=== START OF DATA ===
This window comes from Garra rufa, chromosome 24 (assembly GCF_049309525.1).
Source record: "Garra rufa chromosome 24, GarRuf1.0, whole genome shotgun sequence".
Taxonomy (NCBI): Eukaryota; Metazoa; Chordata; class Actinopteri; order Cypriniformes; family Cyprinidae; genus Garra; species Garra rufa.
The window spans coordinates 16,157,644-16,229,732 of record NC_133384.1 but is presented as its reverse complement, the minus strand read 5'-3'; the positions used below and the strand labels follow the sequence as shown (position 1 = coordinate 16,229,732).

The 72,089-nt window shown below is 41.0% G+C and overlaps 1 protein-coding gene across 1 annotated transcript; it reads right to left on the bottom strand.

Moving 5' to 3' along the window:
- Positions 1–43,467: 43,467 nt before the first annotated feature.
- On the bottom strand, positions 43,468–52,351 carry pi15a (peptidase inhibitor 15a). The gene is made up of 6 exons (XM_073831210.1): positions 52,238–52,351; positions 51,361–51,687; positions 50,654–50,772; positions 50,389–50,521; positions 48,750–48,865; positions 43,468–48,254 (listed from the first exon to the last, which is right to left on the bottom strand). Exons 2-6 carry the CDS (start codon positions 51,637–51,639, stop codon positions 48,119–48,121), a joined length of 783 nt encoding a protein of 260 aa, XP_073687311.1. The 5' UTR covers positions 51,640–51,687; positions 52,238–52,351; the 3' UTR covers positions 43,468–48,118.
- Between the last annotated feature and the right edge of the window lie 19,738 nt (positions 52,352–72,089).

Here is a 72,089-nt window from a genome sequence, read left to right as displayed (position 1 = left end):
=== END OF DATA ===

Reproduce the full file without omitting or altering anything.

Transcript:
This window comes from Garra rufa, chromosome 24 (assembly GCF_049309525.1).
Source record: "Garra rufa chromosome 24, GarRuf1.0, whole genome shotgun sequence".
Taxonomy (NCBI): Eukaryota; Metazoa; Chordata; class Actinopteri; order Cypriniformes; family Cyprinidae; genus Garra; species Garra rufa.
The window spans coordinates 16,157,644-16,229,732 of record NC_133384.1 but is presented as its reverse complement, the minus strand read 5'-3'; the positions used below and the strand labels follow the sequence as shown (position 1 = coordinate 16,229,732).

The 72,089-nt window shown below is 41.0% G+C and overlaps 1 protein-coding gene across 1 annotated transcript; it reads right to left on the bottom strand.

Moving 5' to 3' along the window:
- Positions 1–43,467: 43,467 nt before the first annotated feature.
- On the bottom strand, positions 43,468–52,351 carry pi15a (peptidase inhibitor 15a). The gene is made up of 6 exons (XM_073831210.1): positions 52,238–52,351; positions 51,361–51,687; positions 50,654–50,772; positions 50,389–50,521; positions 48,750–48,865; positions 43,468–48,254 (listed from the first exon to the last, which is right to left on the bottom strand). Exons 2-6 carry the CDS (start codon positions 51,637–51,639, stop codon positions 48,119–48,121), a joined length of 783 nt encoding a protein of 260 aa, XP_073687311.1. The 5' UTR covers positions 51,640–51,687; positions 52,238–52,351; the 3' UTR covers positions 43,468–48,118.
- Between the last annotated feature and the right edge of the window lie 19,738 nt (positions 52,352–72,089).

Here is a 72,089-nt window from a genome sequence, read left to right as displayed (position 1 = left end):